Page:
Cranach's Portrait of Albrecht von Brandenburg as Saint Jerome in a landscape is an icon of Northern Renaissance art. The picture is rare surviving evidence of the relationship between Albrecht von Brandenburg, the supreme Catholic dignitary of the age, and Lucas Cranach, an artist often described as Martin Luther's foremost propagandist. Thus, the story of this portrait brings together three titans of the Reformation whose inextricably entwined destinies shaped this period of European history.[...]
Never was Albrecht more prone to extravagance than when fashioning his own public image. In 1519, Albrecht Dürer received the extraordinary sum of 200 florins and 20 yards of damask to produce an engraving of the cardinal (fig. 1). By contrast, Dürer's contemporaries Bernard van Orley and Conrad Meit, respectively court painter and court sculptor to Margaret of Austria in Mechelen, earned the modest annual salary of 18 florins (G. Messling, ed., Cranach et son temps, Paris, 2011). Albrecht particularly favoured the 'historiated' portrait, the portrayal of a contemporary patron in the guise of a religious or mythological figure, which became increasingly popular during the Reformation. Albrecht had himself included in the guise of Erasmus, his personal saint, in The Meeting of Saint Erasmus and Saint Maurice painted by Matthias Grünewald (fig. 2).
There are four surviving portraits of Albrecht in the guise of Saint Jerome painted by Cranach, of which only the present picture remains in private hands. Two of these portraits depict the Cardinal as Saint Jerome in his study (1525, Hessisches Landesmuseum, Darmstadt; and 1526, John and Mable Ringling Museum of Art, Sarasota; fig. 3) in a free adaptation of Dürer's celebrated print of 1514. We are grateful to Dr. Dieter Köpplin for confirming the dating of the present picture to c. 1527 (private communication, May 2013). In both this picture and another from the same year (now in the Gemäldegalerie, Berlin), the saintly scholar, still immersed in his theological reflections, has been transported into a landscape. The verdant background, so carefully rendered in this picture, is, however, more reminiscent of the Saxon forest than the Syrian desert.
By the early 16th century, Saint Jerome had become the embodiment of the exemplary Christian scholar and a role model for humanists. His popularity among erudite circles had been heightened by the critical edition of his collected works that the greatest thinker of the age, Erasmus of Rotterdam, had published in 1516, the Sancti Hieronymi Stridonensis Opera Omnia. In portraying himself this way, the Cardinal was following an already established tradition of cardinals portrayed as Jerome. For example, Jan van Eyck's Saint Jerome in his study (Detroit Museum of Arts) is believed to be a historiated portrait of cardinal Niccolò Albergati.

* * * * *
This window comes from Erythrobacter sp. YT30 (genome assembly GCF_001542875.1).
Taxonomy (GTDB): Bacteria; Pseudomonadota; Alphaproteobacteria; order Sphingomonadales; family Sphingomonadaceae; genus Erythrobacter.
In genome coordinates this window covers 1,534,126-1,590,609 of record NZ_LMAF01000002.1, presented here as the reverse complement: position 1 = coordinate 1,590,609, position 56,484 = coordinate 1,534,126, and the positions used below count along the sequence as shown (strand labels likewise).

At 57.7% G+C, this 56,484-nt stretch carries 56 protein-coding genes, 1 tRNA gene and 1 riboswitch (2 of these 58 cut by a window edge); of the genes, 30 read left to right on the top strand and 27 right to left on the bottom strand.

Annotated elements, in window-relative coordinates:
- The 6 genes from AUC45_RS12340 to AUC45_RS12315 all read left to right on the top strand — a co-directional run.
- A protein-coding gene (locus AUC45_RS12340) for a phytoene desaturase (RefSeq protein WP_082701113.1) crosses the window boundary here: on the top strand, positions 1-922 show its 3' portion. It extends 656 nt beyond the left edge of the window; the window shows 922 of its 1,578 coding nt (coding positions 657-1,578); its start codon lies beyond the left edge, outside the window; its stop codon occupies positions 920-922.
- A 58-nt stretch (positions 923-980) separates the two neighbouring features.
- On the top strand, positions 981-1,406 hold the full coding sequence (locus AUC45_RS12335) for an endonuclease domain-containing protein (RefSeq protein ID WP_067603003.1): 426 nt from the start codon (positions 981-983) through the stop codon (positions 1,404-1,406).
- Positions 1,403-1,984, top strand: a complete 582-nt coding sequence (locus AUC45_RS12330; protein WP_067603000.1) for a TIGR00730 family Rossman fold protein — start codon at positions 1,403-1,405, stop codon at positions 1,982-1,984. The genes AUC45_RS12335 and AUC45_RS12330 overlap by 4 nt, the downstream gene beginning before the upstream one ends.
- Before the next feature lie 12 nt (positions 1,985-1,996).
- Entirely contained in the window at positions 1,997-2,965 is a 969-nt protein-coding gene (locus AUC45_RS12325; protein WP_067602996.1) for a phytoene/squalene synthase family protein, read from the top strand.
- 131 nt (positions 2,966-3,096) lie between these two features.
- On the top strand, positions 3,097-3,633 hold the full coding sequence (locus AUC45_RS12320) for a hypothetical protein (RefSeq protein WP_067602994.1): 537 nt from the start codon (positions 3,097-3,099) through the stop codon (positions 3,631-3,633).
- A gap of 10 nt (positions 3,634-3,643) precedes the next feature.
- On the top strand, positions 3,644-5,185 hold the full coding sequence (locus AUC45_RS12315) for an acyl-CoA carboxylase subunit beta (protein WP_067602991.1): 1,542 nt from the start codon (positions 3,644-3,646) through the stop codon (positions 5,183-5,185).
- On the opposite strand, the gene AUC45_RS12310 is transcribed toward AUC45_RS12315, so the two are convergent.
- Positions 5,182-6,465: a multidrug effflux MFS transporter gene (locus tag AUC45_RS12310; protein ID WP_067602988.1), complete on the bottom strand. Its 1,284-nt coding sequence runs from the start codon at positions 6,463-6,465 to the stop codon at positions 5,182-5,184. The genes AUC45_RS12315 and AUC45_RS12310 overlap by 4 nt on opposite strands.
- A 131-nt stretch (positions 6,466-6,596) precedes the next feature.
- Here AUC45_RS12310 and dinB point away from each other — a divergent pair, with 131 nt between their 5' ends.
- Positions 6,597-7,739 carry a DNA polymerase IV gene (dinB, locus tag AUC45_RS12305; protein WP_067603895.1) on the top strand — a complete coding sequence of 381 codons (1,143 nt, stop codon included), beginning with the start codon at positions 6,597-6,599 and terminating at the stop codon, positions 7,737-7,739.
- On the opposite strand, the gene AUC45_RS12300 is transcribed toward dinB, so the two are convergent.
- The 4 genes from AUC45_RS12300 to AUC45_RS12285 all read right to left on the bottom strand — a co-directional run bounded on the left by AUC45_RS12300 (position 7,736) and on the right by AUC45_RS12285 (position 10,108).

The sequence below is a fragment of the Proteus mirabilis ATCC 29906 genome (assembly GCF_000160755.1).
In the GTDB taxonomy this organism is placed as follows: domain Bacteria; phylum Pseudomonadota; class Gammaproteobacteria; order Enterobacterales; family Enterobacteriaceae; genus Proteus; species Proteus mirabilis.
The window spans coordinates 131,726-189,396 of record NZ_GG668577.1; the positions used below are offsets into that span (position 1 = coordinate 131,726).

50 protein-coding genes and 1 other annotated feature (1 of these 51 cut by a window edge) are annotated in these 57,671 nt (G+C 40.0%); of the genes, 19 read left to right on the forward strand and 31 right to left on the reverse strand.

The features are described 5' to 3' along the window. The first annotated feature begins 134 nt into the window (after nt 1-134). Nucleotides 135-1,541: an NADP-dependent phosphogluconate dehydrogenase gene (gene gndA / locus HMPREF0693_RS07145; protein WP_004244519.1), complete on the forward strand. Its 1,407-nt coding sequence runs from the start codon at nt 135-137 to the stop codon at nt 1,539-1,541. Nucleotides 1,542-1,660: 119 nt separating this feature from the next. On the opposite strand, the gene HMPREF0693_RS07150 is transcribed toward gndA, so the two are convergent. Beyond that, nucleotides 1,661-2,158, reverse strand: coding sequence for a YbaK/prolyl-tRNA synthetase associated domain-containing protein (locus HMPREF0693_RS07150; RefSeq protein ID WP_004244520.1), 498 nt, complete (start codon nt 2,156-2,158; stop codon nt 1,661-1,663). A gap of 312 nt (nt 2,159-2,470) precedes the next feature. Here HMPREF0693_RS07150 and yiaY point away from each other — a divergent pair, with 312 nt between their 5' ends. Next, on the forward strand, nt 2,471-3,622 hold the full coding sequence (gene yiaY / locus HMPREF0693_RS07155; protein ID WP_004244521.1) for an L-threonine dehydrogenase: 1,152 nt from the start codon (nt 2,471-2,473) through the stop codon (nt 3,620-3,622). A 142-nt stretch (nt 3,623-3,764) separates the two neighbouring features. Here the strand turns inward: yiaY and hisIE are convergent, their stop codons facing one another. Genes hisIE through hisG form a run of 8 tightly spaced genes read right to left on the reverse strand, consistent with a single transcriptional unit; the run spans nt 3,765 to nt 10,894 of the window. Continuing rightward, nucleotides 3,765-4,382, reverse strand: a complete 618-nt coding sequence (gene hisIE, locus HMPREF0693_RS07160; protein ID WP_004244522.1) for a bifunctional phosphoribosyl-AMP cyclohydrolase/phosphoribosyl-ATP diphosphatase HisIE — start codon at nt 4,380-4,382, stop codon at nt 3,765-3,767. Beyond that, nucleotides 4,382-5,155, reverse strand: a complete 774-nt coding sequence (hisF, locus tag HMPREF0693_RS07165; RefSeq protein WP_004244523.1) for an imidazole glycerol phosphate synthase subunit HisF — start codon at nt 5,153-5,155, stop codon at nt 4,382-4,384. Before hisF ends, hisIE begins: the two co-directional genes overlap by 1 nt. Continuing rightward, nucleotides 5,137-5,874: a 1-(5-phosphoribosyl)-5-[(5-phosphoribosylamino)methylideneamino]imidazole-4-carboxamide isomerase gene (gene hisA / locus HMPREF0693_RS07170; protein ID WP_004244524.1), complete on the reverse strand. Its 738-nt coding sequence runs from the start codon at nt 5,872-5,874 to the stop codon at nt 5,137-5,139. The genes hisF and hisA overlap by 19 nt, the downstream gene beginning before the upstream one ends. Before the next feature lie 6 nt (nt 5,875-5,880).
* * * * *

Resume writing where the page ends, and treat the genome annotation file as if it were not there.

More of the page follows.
As the official translator of the Bible into Latin, in its canonical version known as the Vulgate, Saint Jerome was regarded as the custodian of the Gospels' truth and integrity. Luther undertook his own translation of the Bible from Latin to vernacular German, which was first published in 1522, and was deemed invalid by Church authorities. One of his main principles was that every believer should be able to read the Bible without clerical mediation. By the time that this portrait was painted in the 1520s, Albrecht had also produced a translation of the Bible which was embraced by the Roman authorities. Thus by taking the guise of Saint Jerome, Albrecht emphasized his own role as a translator of the Scriptures (Tacke, 2007, op. cit., p. 87).
The tame lion looking out to the viewer is the traditional iconographical attribute of Saint Jerome. It became the saint's lifelong companion after Jerome removed a thorn from its injured paw. The stag is a common Christian symbol and its antlers are often associated with the wood of the Cross and the Resurrection. The younger stag or hind nearby, defenseless because of its lack of antlers, can be seen to represent the vulnerable Christ, at the mercy of humanity. A pair of partridges with their young in the foreground perhaps recall a legend in which partridges would steal eggs from the nests of other birds and then hatch them as their own. Jerome considered the partridge a despoiler of homes. Furthermore, in the writings of Saint Augustine, the partridge was likened to heretics, who adopt those they have not bred, a symbolism heavy with meaning in the context of Albrecht's ongoing struggle with the 'heretic' Luther and his growing number of followers. (For more on animal symbolism, see: H. Friedmann, 1980, op. cit., pp. 132, 288-4; C. Campbell, Temptation in Eden: Lucas Cranach's Adam and Eve, London, 2007, p. 76.) [...]
[Christie's, Auct. Cat. New York 2015, Sale 3707, Lot 117]